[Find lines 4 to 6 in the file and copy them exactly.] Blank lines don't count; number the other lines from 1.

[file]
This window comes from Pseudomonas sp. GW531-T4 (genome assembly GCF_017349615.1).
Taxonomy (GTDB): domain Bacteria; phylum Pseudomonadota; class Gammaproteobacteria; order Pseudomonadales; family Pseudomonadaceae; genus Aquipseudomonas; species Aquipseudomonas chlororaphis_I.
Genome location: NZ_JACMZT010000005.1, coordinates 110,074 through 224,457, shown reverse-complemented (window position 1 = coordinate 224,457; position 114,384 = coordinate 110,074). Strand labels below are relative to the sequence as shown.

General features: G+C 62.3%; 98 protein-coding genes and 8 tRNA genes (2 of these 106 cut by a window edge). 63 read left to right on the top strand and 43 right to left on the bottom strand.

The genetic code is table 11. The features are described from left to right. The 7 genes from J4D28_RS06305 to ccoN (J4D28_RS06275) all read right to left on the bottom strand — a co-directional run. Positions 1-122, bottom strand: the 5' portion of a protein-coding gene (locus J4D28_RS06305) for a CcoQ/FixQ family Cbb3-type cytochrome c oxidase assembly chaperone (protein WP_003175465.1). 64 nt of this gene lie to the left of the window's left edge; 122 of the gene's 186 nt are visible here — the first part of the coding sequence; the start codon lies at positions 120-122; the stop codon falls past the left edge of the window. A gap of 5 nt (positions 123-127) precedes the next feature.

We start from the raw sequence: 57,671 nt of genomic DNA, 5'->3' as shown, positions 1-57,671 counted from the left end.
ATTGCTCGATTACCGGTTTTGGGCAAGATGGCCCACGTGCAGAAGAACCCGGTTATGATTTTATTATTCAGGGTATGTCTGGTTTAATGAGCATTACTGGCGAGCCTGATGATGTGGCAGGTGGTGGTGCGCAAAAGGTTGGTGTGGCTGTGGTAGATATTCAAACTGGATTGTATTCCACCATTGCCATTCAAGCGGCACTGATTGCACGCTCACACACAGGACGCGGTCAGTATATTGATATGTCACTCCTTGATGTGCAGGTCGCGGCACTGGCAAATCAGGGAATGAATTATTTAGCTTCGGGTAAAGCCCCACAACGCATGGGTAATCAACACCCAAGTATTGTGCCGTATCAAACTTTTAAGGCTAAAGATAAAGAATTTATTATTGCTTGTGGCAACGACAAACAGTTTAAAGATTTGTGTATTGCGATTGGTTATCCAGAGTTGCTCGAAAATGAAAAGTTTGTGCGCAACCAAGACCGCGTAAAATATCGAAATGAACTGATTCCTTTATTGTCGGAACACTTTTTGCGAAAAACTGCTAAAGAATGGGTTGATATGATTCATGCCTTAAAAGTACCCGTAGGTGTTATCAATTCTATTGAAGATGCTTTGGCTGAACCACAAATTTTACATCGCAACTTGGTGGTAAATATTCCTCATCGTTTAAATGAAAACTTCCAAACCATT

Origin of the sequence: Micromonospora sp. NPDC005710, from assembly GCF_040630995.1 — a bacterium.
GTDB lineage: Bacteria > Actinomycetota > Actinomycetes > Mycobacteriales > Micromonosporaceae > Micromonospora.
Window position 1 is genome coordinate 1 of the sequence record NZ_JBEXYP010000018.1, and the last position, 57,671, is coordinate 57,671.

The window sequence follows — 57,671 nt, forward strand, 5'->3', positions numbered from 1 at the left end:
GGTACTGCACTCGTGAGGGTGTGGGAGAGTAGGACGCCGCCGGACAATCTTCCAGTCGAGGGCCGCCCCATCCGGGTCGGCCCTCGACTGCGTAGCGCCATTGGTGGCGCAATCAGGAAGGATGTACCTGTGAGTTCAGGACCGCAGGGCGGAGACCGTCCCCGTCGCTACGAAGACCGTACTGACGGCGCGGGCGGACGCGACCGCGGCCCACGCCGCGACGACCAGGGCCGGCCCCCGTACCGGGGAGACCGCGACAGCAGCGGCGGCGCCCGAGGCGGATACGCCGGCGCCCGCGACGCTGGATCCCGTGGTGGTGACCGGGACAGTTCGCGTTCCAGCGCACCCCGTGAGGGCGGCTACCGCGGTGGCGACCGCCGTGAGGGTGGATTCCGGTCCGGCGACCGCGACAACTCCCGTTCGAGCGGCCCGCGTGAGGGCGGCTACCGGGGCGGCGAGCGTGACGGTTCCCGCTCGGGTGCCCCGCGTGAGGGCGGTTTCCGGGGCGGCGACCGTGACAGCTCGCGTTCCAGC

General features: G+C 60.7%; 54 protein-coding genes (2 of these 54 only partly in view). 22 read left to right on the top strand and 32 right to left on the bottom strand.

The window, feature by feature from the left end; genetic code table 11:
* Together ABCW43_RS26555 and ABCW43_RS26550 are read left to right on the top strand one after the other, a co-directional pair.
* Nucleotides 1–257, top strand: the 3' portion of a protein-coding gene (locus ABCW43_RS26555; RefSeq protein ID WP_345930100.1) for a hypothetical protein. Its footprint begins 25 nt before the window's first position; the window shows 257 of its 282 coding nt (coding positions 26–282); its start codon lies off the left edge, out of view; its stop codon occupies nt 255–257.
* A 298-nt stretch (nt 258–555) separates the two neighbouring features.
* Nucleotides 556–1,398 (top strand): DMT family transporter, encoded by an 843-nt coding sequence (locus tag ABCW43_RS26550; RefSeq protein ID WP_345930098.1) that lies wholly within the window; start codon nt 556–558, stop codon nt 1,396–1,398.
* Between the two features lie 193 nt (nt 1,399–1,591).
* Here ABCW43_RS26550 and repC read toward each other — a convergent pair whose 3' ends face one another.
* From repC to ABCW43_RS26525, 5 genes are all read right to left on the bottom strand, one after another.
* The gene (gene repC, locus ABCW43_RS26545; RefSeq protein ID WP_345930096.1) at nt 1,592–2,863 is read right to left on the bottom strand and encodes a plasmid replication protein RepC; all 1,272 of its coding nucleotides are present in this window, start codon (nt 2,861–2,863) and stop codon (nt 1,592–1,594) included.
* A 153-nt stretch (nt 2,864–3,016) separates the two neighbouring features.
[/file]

General features: G+C 62.3%; 98 protein-coding genes and 8 tRNA genes (2 of these 106 cut by a window edge). 63 read left to right on the top strand and 43 right to left on the bottom strand.

The genetic code is table 11. The features are described from left to right. The 7 genes from J4D28_RS06305 to ccoN (J4D28_RS06275) all read right to left on the bottom strand — a co-directional run. Positions 1-122, bottom strand: the 5' portion of a protein-coding gene (locus J4D28_RS06305) for a CcoQ/FixQ family Cbb3-type cytochrome c oxidase assembly chaperone (protein WP_003175465.1). 64 nt of this gene lie to the left of the window's left edge; 122 of the gene's 186 nt are visible here — the first part of the coding sequence; the start codon lies at positions 120-122; the stop codon falls past the left edge of the window. A gap of 5 nt (positions 123-127) precedes the next feature.

We start from the raw sequence: 57,671 nt of genomic DNA, 5'->3' as shown, positions 1-57,671 counted from the left end.